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Nr. 84, 10.10.2015  voriger  Übersicht  weiter  REIHEN  SUCHE 

Health versus disease: an evolutionary arms race

Kiel scientists present a new study on the coevolution between host and pathogens. Their results not only shed a new light on evolutionary dynamics, but may also lead to more sustainable treatment strategies in the future.


Microscopic photograph of the threadworm Caenorhabditis elegans with the red-stained bacteria inside it. Foto: Andrei Papkou, Hinrich Schulenburg, Kiel University

Every year, new flu germs emerge, and life-threatening diseases such as Ebola cause global concerns at regular intervals. To achieve better understanding of the underlying disease epidemics, research into the adaptability and thus the evolution of the infectious pathogens is necessary. Scientists at the Department of Evolutionary Ecology and Genetics at Kiel University have now been able to gain important new insights: With the help of innovative experiments in the lab, they examined extremely rapid, mutual adaptations of host and pathogen. Their new findings on this so-called coevolution of host and pathogen might be of value to improve understanding understanding of related human diseases in the future.

The research team of Professor Hinrich Schulenburg, member of the research focus “Kiel Life Science”, used a special experimental model system, consisting of the nematode worm Caenorhabditis elegans as a host and the bacterium Bacillus thuringiensis as a pathogen, to follow evolution in real-time. The core of the study was an evolution experiment under controlled conditions in the lab, which was combined with the characterization of the evolved genetic mechanisms and specific traits in both the worm and the bacterium. “We were able to precisely control the extent of the mutual adaptations and thus the coevolution in the lab. This provided us with the ultimate test to find out what really happens during coevolution be tween host and pathogen,” emphasizes Schulenburg.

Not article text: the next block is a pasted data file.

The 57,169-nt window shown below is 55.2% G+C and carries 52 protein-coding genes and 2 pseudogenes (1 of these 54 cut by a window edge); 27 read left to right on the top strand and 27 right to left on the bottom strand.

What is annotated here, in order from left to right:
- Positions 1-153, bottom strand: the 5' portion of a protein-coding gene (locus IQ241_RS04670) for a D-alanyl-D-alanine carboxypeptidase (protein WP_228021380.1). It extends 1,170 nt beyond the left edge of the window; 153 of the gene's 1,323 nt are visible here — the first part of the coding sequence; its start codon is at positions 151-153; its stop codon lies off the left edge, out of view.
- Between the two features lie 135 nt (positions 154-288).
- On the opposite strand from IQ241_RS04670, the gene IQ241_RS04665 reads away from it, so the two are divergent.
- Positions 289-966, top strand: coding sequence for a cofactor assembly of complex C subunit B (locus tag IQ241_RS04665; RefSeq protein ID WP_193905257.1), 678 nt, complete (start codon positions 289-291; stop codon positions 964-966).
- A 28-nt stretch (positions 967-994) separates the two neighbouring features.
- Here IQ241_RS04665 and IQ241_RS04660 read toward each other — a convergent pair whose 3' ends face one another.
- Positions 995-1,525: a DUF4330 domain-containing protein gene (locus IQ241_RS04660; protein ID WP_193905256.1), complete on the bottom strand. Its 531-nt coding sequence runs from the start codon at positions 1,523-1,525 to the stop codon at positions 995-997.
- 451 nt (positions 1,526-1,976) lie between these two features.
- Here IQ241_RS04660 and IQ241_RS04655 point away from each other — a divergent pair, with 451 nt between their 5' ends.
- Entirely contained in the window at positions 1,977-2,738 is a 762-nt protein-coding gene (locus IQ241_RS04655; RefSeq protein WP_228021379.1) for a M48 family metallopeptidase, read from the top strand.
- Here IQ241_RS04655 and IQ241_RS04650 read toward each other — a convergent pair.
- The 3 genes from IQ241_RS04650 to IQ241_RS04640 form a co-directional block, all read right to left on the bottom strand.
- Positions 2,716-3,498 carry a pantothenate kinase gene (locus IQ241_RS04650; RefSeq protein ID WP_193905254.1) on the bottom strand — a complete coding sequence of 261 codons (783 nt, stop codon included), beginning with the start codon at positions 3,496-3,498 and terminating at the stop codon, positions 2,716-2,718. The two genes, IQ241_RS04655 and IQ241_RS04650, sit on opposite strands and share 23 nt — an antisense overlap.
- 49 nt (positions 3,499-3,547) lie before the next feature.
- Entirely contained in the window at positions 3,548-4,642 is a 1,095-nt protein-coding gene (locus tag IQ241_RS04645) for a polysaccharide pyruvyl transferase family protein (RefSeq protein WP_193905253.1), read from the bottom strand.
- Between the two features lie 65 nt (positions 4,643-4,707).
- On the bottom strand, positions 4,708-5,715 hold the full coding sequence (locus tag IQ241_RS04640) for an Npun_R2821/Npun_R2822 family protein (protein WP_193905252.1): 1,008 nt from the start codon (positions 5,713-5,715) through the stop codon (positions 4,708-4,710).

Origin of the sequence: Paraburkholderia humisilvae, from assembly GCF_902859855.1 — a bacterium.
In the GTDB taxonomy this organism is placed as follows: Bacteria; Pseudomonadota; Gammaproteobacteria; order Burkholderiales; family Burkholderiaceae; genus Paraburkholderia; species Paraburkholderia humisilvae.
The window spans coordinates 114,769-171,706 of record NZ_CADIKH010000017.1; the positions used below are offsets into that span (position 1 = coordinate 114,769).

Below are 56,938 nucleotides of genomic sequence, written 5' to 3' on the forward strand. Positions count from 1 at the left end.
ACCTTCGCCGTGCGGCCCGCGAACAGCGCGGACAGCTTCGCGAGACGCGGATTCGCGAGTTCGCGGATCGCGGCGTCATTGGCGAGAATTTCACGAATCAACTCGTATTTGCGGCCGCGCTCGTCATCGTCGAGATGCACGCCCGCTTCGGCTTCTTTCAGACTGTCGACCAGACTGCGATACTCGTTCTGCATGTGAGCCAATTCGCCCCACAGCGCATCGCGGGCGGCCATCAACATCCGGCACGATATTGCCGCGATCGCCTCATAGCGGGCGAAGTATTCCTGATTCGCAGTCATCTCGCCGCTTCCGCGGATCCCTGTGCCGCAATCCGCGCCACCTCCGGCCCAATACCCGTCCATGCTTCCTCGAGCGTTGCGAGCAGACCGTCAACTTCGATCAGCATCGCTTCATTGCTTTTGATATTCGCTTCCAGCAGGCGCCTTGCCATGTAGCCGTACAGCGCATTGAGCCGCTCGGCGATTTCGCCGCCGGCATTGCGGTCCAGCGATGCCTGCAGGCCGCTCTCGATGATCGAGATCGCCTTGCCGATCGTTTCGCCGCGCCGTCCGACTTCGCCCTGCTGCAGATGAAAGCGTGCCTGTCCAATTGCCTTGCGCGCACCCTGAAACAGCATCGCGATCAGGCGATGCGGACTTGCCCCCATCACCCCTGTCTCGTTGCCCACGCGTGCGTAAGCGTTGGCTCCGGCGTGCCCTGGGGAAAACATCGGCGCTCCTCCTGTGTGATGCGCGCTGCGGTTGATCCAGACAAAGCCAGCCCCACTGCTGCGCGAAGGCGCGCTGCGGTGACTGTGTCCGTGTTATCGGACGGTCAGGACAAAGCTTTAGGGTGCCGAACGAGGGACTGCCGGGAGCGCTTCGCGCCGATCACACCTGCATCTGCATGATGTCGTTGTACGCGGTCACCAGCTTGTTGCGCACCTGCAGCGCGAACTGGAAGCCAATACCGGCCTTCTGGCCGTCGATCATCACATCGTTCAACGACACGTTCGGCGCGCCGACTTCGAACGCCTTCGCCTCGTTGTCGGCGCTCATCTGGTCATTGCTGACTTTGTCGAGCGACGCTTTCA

The research relied on a fruitful collaboration between the Schulenburg lab and research groups at the Institute of Clinical Molecular Biology (ICMB) at Kiel University and at the universities of Münster, Göttingen, Osnabrück and Tübingen, and yielded two important new insights: the first is that virulence and thus the ability of the pathogen to damage or kill the host only provides an evolutionary advantage during coevolution. Dr Leila Masri, former member of the Schulenburg Lab and now postdoctoral researcher at the Institute of Science and Technology Austria, explains: “We were astonished that virulence is only maintained when there is the corresponding evolutionary counter-response of the host, so that an evolutionary arms race occurs.”

If the host does not produce any counter- adaptations, the pathogen can lose its ability to harm the host. Secondly, the Kiel scientists were able to demonstrate that the bacteria achieve their high virulence by increased production of a toxic substance that damages the host. The increased amount of this poison is linked to a certain genetic characteristic of the bacterium which is favoured during evolutionary adaptation to the host. These results demonstrate that ongoing coevolution can shape the specific characteristics of the genome and thus central aspects of the biology of the pathogen.

Further research is still required before the current findings can be applied to human disease. They may nevertheless suggest that an increase in selective pressure on the pathogen can enhance its harmful potential. The increased use of antibiotics, for example, promotes the spread of resistant pathogens and ultimately aggravates disease progression. The Kiel researchers are convinced that a different strategy is worth consideration: Instead of aiming at pathogen elimination, it may be more efficient to promote tolerance of the host to the disease agent. This could prevent an escalating arms race on the pathogen side and thus represent a more sustainable treatment strategy to cope with infectious disease.

Christian Urban
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